Corner Cube consists of a brown box and 4 yellow pieces.  The opening of the box is in the corner and is unusual in the fact that it is not an integral number of voxels (think of voxels as the cubies used to construct the pieces).  It is 1.5 voxels in each direction.  I hope you weren’t thinking that the extra half voxel in each direction was to help you get the pieces in.  It’s there to provide a larger area that needs to be filled by the apparent cube within.

The 4 pieces look rather innocuous with 2 of them being simple di-cubes.  Don’t let that fool you however.  It takes 8 moves to get the first piece out once it’s assembled.  The solving procedure is very satisfying, and as with many packing puzzles like this, there is a lot of box tilting to get the pieces to move where you want them.  And yes, there is a rotation involved.  I hope you weren’t surprised by that.


Edge Cube

 Edge Cube PIeces

 

 

 

 


 

Edge Cube was made with a dark green box and 5 black pieces.  With the 2 dark colors, the contrast isn’t as striking as the with the other 2 puzzles.  I think that swapping the dark green with the lighter green of the Angle Cube might be a better choice.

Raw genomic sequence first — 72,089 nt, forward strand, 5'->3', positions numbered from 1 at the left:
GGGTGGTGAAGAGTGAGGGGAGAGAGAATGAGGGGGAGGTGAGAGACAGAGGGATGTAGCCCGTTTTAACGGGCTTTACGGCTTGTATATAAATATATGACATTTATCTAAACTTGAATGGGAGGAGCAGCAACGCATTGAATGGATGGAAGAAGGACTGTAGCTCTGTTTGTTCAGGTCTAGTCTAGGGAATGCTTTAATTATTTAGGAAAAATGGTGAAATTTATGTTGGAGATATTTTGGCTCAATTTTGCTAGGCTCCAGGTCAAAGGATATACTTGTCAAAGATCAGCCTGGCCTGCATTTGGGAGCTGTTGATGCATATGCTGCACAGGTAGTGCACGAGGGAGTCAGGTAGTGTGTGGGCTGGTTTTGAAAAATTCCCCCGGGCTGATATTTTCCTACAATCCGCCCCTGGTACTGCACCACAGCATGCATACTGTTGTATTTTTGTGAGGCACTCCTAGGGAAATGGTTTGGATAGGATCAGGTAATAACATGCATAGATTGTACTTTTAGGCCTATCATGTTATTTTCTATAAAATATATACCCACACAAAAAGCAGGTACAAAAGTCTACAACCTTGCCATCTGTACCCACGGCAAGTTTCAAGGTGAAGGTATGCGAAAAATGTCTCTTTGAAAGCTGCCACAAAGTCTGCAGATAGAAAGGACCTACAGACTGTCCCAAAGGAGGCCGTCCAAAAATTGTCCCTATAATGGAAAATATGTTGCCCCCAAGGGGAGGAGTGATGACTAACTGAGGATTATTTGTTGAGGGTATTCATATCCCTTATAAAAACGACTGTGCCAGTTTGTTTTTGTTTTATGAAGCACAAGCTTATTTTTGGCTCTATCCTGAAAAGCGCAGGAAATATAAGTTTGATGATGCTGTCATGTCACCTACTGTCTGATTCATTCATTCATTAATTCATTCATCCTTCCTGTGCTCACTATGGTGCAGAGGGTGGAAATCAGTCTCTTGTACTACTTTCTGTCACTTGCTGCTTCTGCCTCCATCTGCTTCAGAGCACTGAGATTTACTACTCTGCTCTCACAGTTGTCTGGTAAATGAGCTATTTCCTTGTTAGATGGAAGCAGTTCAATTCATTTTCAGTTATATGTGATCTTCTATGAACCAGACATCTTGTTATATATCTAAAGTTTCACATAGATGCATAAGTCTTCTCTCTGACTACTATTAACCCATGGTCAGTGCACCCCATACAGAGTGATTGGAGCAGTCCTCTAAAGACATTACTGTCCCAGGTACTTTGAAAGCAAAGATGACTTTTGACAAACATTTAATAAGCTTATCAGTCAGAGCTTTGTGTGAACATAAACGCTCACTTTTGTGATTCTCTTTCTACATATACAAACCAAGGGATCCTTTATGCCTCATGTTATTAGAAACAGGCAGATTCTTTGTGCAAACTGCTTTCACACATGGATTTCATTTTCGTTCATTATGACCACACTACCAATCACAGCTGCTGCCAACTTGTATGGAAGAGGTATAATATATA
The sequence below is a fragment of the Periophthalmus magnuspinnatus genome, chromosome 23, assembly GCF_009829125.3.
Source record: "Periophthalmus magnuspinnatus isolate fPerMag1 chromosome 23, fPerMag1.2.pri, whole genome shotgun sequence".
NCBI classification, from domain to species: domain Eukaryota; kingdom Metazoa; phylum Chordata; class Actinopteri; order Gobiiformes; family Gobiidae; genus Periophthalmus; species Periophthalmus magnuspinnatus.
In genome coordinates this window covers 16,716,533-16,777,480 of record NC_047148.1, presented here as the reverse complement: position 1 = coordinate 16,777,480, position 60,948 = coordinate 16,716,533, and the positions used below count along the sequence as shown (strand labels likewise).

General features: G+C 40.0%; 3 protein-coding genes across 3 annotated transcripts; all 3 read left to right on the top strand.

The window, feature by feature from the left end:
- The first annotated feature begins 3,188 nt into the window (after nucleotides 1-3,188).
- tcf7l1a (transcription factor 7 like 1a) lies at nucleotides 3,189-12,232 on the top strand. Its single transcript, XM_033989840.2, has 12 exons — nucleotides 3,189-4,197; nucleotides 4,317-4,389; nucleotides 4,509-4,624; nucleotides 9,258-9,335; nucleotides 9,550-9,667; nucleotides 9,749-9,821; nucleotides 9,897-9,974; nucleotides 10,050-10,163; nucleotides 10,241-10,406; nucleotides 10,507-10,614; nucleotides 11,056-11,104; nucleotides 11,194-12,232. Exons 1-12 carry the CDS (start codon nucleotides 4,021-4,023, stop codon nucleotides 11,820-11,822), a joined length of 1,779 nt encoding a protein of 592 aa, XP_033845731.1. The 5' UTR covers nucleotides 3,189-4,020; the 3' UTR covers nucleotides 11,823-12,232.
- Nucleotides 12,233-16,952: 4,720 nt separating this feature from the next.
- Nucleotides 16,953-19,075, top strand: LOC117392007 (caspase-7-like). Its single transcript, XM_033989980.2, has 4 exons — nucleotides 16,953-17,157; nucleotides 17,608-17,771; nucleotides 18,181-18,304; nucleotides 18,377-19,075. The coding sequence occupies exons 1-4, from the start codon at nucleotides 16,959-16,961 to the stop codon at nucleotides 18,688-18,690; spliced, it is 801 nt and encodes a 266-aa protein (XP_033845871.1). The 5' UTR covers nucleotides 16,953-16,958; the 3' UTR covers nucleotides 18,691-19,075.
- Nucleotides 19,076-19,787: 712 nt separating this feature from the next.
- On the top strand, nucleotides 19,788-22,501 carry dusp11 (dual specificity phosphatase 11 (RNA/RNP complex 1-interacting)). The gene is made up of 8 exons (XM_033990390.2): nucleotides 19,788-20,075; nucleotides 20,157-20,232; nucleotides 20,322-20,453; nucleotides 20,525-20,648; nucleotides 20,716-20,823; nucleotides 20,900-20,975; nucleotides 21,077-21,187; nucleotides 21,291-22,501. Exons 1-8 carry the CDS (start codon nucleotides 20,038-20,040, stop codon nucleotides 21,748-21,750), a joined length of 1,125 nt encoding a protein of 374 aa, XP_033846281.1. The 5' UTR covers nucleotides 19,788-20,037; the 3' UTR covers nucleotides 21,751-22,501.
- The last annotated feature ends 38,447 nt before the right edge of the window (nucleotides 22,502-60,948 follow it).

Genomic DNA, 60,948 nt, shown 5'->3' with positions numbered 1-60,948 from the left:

Edge Cube by Andrew Crowell

Like Corner Cube, the opening is 1.5 voxels in each direction.  The difference is that it is on the edge instead of the corner.  Are you grokking the naming scheme yet?

This one took me the longest to figure out even though it is the easiest one to repeat.  I had a good idea early on what the first piece to be removed was but couldn’t find a way to make it work. I tried a couple of other assumptions but in the end, I went back to the first assumption and finally found out how to make it work.  There is a very nice movement required and once that is figured out, the rest falls into place.  And yes, rotations are required.